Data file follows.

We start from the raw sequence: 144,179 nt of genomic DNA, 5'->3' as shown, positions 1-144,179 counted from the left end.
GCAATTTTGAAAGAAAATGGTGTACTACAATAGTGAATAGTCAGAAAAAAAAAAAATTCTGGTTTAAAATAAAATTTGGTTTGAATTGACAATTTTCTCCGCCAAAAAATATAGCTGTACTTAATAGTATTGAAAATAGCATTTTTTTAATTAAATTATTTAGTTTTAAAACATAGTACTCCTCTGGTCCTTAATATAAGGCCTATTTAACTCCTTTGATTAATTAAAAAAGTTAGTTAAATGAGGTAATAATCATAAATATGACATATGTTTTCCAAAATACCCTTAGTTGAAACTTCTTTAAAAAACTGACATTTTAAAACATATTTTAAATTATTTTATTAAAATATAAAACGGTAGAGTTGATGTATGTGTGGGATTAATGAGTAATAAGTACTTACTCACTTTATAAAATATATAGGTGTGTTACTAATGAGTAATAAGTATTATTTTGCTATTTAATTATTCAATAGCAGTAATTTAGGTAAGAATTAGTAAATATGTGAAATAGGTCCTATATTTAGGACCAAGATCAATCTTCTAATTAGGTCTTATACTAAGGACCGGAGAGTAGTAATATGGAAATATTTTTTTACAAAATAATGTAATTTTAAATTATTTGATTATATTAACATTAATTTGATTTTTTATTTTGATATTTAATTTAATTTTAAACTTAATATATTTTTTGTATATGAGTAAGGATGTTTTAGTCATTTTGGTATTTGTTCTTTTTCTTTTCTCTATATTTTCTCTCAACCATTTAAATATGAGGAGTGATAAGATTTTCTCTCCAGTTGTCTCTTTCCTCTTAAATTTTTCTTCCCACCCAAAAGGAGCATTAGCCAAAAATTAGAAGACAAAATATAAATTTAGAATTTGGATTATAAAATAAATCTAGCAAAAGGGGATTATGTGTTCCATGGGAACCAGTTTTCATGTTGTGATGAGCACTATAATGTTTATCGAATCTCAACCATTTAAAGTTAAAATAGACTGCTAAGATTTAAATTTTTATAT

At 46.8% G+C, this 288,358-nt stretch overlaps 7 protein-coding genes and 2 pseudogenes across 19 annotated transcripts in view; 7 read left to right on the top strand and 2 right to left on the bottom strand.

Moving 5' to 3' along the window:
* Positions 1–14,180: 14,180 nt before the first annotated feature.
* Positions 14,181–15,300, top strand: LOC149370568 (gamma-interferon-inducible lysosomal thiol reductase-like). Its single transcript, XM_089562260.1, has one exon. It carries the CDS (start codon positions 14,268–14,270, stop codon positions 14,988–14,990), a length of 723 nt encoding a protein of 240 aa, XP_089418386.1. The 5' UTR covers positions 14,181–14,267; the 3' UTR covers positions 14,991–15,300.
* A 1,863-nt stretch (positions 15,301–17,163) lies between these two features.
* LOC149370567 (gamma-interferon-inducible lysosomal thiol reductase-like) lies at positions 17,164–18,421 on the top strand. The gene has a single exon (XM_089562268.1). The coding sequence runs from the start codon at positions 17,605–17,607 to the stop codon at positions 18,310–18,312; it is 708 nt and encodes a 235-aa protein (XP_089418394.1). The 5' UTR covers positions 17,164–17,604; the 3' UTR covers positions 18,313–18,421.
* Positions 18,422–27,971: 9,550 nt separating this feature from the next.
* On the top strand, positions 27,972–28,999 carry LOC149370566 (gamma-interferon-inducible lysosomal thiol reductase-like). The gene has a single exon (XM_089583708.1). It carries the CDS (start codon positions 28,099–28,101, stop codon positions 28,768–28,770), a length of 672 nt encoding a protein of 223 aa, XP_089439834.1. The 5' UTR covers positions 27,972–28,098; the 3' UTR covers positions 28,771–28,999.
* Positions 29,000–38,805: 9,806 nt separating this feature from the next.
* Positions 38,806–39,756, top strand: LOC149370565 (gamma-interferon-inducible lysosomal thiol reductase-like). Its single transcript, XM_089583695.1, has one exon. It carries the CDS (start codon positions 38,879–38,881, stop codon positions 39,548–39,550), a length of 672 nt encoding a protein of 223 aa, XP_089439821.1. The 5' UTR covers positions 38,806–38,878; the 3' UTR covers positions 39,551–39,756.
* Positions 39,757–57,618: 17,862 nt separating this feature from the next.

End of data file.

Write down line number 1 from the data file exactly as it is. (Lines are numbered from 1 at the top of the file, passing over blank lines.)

We start from the raw sequence: 144,179 nt of genomic DNA, 5'->3' as shown, positions 1-144,179 counted from the left end.